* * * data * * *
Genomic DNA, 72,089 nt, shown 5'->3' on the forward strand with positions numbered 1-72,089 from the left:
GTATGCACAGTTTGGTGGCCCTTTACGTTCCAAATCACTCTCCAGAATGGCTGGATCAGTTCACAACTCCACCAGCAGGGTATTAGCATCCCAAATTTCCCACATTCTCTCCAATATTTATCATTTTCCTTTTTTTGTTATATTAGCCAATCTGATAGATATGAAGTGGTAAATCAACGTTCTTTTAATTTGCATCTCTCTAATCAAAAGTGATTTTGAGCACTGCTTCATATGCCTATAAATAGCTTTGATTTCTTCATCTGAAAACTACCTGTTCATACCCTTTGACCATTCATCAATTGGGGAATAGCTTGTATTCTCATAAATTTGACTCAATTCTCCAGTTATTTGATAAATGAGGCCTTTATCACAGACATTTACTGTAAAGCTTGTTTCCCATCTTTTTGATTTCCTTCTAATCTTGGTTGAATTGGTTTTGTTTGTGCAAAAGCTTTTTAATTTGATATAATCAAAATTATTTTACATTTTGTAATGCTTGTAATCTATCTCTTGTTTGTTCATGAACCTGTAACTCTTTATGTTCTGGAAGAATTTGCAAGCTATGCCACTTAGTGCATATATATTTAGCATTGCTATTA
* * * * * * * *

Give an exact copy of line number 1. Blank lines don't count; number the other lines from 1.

Genomic DNA, 72,089 nt, shown 5'->3' on the forward strand with positions numbered 1-72,089 from the left: